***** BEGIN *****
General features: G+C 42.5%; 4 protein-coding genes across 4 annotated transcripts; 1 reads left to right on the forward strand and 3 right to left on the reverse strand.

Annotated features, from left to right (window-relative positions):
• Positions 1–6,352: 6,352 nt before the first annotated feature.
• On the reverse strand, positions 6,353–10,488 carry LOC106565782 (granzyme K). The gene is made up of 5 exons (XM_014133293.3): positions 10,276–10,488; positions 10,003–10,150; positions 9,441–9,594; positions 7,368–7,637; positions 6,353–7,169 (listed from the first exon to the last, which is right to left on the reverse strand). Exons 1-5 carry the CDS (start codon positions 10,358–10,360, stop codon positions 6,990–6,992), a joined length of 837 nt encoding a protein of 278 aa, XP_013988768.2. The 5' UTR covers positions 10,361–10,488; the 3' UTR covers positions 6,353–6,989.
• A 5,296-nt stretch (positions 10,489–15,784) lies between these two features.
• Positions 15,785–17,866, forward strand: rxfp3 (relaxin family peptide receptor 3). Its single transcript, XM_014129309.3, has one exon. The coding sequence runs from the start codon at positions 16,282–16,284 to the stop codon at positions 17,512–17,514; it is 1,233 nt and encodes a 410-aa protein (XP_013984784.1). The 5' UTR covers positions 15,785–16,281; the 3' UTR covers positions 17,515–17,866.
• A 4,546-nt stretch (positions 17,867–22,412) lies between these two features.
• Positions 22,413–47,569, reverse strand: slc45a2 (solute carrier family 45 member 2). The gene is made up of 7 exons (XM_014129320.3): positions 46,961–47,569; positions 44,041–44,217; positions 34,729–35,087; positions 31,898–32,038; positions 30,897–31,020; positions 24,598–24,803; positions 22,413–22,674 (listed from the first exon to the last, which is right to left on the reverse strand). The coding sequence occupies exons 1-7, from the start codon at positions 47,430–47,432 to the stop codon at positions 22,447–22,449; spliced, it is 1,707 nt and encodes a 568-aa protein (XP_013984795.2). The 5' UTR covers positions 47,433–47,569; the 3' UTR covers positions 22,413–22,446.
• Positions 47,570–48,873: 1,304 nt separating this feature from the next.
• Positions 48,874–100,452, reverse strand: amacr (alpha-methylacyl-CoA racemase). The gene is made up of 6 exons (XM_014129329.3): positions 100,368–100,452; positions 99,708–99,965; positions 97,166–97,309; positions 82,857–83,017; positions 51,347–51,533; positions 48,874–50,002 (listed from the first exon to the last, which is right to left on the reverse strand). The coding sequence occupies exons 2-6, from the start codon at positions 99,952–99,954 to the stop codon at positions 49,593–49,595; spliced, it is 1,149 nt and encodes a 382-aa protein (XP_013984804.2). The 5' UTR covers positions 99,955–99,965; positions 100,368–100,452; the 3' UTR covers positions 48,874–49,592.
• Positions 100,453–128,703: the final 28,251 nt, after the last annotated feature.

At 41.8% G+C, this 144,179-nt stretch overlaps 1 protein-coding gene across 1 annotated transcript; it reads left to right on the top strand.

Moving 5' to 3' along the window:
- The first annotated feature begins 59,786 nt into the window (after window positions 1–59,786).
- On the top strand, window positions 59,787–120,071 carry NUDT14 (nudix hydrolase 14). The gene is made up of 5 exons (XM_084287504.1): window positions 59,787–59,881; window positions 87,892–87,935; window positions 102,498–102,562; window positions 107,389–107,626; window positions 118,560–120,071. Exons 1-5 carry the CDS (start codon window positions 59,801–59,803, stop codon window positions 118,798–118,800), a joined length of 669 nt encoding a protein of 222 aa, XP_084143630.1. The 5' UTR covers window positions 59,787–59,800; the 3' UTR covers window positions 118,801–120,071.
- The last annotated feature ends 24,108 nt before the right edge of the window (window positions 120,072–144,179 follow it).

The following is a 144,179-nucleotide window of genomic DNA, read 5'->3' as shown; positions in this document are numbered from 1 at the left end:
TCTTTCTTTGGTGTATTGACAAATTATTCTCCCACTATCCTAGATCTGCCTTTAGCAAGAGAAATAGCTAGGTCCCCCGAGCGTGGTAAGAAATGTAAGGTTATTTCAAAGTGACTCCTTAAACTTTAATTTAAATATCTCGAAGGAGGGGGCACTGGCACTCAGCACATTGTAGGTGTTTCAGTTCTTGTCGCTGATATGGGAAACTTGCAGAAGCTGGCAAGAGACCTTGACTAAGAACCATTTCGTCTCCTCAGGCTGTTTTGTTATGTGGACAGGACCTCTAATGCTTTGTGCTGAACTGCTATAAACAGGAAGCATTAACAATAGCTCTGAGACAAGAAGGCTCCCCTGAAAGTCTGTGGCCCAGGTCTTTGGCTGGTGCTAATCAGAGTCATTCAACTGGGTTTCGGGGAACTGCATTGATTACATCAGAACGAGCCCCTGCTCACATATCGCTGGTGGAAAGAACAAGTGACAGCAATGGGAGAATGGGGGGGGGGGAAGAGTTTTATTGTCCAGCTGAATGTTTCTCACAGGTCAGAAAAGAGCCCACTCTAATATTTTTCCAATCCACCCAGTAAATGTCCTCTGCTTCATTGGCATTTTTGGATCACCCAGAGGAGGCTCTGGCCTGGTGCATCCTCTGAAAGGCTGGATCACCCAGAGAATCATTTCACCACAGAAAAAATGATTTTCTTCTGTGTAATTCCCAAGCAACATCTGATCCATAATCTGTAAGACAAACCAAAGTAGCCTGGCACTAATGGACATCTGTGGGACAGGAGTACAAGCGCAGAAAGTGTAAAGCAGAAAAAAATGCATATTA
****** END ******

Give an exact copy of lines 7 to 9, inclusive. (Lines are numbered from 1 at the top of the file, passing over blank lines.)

• A 4,546-nt stretch (positions 17,867–22,412) lies between these two features.
• Positions 22,413–47,569, reverse strand: slc45a2 (solute carrier family 45 member 2). The gene is made up of 7 exons (XM_014129320.3): positions 46,961–47,569; positions 44,041–44,217; positions 34,729–35,087; positions 31,898–32,038; positions 30,897–31,020; positions 24,598–24,803; positions 22,413–22,674 (listed from the first exon to the last, which is right to left on the reverse strand). The coding sequence occupies exons 1-7, from the start codon at positions 47,430–47,432 to the stop codon at positions 22,447–22,449; spliced, it is 1,707 nt and encodes a 568-aa protein (XP_013984795.2). The 5' UTR covers positions 47,433–47,569; the 3' UTR covers positions 22,413–22,446.
• Positions 47,570–48,873: 1,304 nt separating this feature from the next.